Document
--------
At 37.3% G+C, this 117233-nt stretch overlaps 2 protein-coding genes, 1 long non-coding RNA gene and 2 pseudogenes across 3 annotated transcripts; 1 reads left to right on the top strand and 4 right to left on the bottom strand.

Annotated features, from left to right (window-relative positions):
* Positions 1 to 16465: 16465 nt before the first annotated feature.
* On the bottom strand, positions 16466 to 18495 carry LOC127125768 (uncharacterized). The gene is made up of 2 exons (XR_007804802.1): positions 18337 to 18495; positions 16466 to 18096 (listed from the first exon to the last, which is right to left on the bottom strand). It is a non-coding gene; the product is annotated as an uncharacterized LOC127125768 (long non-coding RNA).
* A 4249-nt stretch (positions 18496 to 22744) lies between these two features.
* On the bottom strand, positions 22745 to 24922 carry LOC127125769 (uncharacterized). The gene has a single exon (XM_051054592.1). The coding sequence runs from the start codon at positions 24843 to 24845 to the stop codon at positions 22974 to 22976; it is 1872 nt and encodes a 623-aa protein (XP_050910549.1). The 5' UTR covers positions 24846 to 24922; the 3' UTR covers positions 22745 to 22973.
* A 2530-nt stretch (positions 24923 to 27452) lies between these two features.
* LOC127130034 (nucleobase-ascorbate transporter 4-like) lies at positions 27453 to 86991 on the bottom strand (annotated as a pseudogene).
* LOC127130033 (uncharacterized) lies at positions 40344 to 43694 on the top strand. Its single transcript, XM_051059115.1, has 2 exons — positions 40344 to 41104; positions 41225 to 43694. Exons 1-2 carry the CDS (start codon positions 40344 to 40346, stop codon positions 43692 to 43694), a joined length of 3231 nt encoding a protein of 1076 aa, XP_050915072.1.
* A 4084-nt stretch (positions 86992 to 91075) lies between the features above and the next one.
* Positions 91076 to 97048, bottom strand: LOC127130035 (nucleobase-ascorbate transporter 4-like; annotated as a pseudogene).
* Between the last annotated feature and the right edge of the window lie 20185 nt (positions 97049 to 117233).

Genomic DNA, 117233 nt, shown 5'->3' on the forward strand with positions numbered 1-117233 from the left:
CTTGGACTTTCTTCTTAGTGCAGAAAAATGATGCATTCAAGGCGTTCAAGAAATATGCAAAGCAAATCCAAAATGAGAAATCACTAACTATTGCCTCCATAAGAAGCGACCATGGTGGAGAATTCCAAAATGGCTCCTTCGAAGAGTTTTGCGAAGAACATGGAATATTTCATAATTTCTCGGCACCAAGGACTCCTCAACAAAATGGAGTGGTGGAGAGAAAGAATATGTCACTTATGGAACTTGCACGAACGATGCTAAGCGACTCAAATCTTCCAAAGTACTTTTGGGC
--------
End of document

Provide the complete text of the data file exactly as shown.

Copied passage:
At 37.3% G+C, this 117233-nt stretch overlaps 2 protein-coding genes, 1 long non-coding RNA gene and 2 pseudogenes across 3 annotated transcripts; 1 reads left to right on the top strand and 4 right to left on the bottom strand.

Annotated features, from left to right (window-relative positions):
* Positions 1 to 16465: 16465 nt before the first annotated feature.
* On the bottom strand, positions 16466 to 18495 carry LOC127125768 (uncharacterized). The gene is made up of 2 exons (XR_007804802.1): positions 18337 to 18495; positions 16466 to 18096 (listed from the first exon to the last, which is right to left on the bottom strand). It is a non-coding gene; the product is annotated as an uncharacterized LOC127125768 (long non-coding RNA).
* A 4249-nt stretch (positions 18496 to 22744) lies between these two features.
* On the bottom strand, positions 22745 to 24922 carry LOC127125769 (uncharacterized). The gene has a single exon (XM_051054592.1). The coding sequence runs from the start codon at positions 24843 to 24845 to the stop codon at positions 22974 to 22976; it is 1872 nt and encodes a 623-aa protein (XP_050910549.1). The 5' UTR covers positions 24846 to 24922; the 3' UTR covers positions 22745 to 22973.
* A 2530-nt stretch (positions 24923 to 27452) lies between these two features.
* LOC127130034 (nucleobase-ascorbate transporter 4-like) lies at positions 27453 to 86991 on the bottom strand (annotated as a pseudogene).
* LOC127130033 (uncharacterized) lies at positions 40344 to 43694 on the top strand. Its single transcript, XM_051059115.1, has 2 exons — positions 40344 to 41104; positions 41225 to 43694. Exons 1-2 carry the CDS (start codon positions 40344 to 40346, stop codon positions 43692 to 43694), a joined length of 3231 nt encoding a protein of 1076 aa, XP_050915072.1.
* A 4084-nt stretch (positions 86992 to 91075) lies between the features above and the next one.
* Positions 91076 to 97048, bottom strand: LOC127130035 (nucleobase-ascorbate transporter 4-like; annotated as a pseudogene).
* Between the last annotated feature and the right edge of the window lie 20185 nt (positions 97049 to 117233).

Genomic DNA, 117233 nt, shown 5'->3' on the forward strand with positions numbered 1-117233 from the left:
CTTGGACTTTCTTCTTAGTGCAGAAAAATGATGCATTCAAGGCGTTCAAGAAATATGCAAAGCAAATCCAAAATGAGAAATCACTAACTATTGCCTCCATAAGAAGCGACCATGGTGGAGAATTCCAAAATGGCTCCTTCGAAGAGTTTTGCGAAGAACATGGAATATTTCATAATTTCTCGGCACCAAGGACTCCTCAACAAAATGGAGTGGTGGAGAGAAAGAATATGTCACTTATGGAACTTGCACGAACGATGCTAAGCGACTCAAATCTTCCAAAGTACTTTTGGGC